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The other answers are good at explaining the technical details on how to work with dynamic scoping, so here's my non-technical advice:

Just do it

I've been tinkering with Emacs lisp for 15+ years and don't know that I've ever been bitten by any problems due to the differences between lexical/dynamic scope.

Personally, I've not found the need for closures (I love 'em, just don't need them for Emacs). And, I generally try to avoid global variables in general (whether the scoping was lexical or dynamic).

So I suggest jumping in and writing customizations that suit your needs/desires, chances are you won't have any problems.

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Everything that has been written here is worthwhile. I would add this: get to know Common Lisp -- if nothing else, read about it. CLTL2 presents lexical and dynamic binding well, as do other books. And Common Lisp integrates them well in a single language.

If you "get it" after some exposure to Common Lisp then things will be clearer for you for Emacs Lisp. Emacs 24 uses lexical scoping to a greater extent by default than older versions, but Common Lisp's approach will still be clearer and cleaner (IMHO). Finally, it is definitely the case that dynamic scope is important for Emacs Lisp, for the reasons that RMS and others have emphasized.

So my suggestion is to get to know how Common Lisp deals with this. Try to forget about Scheme, if that is your main mental model of Lisp -- it will limit you more than help you in understanding scoping, funargs, etc. in Emacs Lisp. Emacs Lisp, like Common Lisp, is "dirty and low-down"; it is not Scheme.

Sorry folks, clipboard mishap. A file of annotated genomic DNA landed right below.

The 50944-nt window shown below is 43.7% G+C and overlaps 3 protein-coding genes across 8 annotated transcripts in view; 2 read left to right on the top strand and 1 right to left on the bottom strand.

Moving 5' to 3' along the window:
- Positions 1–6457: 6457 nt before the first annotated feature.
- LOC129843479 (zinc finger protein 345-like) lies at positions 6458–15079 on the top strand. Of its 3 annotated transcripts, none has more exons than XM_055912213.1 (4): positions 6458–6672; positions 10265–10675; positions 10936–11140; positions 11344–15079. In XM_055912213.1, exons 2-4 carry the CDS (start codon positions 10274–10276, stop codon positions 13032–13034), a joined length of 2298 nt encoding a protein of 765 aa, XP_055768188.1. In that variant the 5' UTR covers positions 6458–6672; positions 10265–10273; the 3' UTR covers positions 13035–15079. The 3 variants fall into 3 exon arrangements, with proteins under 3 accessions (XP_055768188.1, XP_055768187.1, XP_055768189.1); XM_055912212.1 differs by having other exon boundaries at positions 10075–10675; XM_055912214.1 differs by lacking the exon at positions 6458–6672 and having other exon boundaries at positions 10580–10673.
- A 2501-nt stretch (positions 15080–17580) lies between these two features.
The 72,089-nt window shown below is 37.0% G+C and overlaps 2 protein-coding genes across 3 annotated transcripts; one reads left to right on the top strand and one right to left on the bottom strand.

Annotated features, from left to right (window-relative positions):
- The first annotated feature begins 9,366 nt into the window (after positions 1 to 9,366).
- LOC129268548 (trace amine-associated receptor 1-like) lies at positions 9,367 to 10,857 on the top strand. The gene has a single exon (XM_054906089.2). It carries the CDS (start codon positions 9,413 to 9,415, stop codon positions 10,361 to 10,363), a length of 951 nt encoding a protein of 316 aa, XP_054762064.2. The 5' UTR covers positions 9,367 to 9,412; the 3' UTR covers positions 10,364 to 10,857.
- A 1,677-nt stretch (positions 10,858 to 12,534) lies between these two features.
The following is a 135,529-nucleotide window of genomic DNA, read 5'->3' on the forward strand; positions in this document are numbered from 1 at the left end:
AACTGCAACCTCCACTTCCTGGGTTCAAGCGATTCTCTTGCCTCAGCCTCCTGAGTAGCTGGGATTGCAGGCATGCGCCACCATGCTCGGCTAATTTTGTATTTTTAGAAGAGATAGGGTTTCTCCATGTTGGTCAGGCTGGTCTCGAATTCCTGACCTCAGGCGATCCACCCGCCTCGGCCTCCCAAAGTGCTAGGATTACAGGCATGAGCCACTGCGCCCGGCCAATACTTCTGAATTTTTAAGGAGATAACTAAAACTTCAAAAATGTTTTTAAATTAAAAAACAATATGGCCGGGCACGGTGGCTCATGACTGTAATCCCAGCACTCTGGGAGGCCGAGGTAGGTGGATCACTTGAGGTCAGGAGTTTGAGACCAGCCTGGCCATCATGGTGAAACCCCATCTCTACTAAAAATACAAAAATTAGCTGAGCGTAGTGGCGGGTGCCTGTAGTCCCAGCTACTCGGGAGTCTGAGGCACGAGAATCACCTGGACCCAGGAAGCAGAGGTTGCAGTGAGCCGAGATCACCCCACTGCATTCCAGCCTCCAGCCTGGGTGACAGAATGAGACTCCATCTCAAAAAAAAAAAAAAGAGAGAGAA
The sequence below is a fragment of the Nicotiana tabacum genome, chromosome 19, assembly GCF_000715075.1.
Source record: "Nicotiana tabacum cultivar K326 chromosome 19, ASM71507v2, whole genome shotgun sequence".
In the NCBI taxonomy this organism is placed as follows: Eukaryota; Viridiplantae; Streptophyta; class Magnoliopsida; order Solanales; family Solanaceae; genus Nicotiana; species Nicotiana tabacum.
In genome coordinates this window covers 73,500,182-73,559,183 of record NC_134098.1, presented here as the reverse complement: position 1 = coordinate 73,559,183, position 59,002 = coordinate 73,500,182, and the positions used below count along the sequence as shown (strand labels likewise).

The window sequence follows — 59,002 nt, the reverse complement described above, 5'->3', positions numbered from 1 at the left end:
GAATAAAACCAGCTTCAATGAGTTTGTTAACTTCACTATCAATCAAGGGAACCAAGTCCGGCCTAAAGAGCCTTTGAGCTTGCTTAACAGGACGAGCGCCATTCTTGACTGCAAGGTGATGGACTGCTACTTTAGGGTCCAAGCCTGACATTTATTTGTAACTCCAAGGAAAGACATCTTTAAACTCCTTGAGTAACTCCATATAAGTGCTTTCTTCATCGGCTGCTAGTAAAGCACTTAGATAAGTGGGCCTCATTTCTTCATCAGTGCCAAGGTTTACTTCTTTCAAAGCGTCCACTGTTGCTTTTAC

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Emacs 24.1 just came out - you can use lexical scope for local vars, eval has a lexical option, and lexically scoped interpreted functions have a new form - masteringemacs.org/articles/2011/12/12/… - under "Lisp Changes in Emacs 24.1" –  Peter Ajtai Jun 11 '12 at 1:48
    
Lexical scoping in Emacs Lisp is still limited. Common Lisp is what I recommend looking at. It should be (but will never be, completely), the model for Emacs Lisp in terms of marrying support for lexical and dynamic binding. –  Drew Sep 23 '13 at 4:12
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As Peter Ajtai pointed out:

Since emacs-24.1 you can enable lexical scoping on a per file basis by putting

;; -*- lexical-binding: t -*-

on top of your elisp file.